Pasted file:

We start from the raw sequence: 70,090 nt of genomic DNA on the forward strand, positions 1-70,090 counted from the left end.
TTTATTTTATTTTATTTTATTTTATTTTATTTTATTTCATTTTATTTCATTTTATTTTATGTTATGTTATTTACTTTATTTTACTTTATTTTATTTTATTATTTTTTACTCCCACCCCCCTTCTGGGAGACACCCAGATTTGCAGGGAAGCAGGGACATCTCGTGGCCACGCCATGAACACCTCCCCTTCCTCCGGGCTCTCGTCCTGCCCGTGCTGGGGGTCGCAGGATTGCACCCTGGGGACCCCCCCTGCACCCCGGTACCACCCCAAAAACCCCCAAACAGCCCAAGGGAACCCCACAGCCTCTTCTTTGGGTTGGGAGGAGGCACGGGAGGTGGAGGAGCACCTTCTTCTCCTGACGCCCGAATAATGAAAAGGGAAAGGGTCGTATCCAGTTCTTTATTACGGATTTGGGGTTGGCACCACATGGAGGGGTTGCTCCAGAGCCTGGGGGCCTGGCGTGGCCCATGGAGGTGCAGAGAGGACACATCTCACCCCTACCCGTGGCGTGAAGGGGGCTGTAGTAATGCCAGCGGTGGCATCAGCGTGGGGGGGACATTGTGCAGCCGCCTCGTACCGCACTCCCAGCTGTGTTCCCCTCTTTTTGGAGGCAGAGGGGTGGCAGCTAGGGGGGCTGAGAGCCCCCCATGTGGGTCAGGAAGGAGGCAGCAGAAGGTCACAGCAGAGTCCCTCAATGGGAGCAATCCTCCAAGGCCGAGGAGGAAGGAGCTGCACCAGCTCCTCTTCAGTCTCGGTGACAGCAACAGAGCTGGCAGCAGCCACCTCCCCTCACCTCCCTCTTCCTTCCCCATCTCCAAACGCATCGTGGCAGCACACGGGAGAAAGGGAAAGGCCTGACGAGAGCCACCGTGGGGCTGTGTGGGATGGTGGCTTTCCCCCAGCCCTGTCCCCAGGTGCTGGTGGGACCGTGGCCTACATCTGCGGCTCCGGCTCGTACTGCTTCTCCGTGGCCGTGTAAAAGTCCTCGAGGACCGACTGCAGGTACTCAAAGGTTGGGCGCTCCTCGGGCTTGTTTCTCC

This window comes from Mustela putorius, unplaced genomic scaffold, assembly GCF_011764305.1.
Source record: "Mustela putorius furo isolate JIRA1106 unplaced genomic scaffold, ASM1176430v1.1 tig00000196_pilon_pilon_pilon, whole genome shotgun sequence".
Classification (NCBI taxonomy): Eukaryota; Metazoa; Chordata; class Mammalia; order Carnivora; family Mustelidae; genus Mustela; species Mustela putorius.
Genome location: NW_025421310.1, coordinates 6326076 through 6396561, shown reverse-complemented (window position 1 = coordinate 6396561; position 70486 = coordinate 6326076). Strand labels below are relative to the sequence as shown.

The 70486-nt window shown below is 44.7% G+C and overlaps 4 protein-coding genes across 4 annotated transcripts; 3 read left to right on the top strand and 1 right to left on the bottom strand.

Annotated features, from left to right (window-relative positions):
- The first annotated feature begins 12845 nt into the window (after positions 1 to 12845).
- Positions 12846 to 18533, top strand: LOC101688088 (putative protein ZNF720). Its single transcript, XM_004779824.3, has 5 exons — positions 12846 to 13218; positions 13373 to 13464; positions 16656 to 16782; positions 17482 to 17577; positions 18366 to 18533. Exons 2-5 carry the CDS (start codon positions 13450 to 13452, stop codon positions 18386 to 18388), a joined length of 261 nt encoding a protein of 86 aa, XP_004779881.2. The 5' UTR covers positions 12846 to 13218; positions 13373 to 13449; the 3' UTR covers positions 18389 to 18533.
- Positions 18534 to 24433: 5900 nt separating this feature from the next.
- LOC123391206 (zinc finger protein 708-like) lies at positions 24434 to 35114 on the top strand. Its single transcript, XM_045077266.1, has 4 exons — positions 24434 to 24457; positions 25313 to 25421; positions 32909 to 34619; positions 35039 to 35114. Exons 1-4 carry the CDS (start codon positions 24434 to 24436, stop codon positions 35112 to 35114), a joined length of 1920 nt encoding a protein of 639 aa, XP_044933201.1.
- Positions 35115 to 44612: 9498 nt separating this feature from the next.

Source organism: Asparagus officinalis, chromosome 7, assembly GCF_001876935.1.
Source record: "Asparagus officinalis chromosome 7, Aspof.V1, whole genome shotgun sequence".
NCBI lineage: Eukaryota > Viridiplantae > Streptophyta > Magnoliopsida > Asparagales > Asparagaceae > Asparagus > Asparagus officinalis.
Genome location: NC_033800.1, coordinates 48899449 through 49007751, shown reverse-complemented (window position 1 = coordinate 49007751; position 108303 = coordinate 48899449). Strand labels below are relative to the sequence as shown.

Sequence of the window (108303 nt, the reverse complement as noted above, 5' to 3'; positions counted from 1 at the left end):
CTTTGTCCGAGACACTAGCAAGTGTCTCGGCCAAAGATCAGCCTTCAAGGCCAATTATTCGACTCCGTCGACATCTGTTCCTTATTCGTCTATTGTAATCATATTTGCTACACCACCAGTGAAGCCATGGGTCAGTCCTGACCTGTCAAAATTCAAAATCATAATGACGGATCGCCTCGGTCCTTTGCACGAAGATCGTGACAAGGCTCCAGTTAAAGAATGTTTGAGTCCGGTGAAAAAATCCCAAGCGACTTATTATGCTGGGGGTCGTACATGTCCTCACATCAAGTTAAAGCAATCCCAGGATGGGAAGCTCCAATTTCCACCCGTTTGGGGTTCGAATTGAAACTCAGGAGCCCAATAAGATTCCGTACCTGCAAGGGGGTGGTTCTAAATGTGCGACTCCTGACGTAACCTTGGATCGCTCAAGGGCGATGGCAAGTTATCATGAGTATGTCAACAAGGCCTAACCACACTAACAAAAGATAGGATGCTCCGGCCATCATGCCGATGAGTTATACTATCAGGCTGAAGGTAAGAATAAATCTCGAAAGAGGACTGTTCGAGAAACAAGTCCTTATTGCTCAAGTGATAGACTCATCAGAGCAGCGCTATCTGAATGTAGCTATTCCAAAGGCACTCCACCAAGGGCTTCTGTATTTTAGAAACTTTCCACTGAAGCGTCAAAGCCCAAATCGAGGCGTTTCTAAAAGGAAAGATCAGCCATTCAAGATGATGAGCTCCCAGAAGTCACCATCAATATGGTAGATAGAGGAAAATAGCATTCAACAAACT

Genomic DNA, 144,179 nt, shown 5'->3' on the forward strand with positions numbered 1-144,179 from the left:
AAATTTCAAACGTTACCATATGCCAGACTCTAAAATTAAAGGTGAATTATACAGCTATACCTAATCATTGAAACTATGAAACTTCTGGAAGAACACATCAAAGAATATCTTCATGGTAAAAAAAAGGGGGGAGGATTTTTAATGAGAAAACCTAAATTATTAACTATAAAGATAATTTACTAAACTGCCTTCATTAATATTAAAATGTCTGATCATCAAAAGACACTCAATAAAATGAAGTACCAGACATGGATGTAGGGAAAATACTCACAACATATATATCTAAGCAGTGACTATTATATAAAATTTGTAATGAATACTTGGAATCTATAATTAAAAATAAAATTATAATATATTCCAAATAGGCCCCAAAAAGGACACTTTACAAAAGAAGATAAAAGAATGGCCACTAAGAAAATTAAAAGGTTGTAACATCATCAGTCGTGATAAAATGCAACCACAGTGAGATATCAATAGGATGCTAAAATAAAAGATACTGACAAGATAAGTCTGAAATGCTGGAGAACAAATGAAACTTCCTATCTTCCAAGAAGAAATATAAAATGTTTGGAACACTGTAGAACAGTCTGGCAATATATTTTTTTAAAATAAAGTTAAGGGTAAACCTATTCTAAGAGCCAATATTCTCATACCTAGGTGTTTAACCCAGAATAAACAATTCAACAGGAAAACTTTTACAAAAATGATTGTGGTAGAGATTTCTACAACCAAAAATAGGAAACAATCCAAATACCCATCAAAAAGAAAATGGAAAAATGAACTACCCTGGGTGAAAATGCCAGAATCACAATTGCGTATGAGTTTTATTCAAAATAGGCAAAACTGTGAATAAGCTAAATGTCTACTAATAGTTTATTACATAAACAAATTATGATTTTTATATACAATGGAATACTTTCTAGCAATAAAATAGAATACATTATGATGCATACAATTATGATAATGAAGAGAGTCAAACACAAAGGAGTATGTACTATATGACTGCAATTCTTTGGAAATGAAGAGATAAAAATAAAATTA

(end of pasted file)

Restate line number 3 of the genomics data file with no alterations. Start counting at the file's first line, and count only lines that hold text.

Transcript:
This window comes from Mustela putorius, unplaced genomic scaffold, assembly GCF_011764305.1.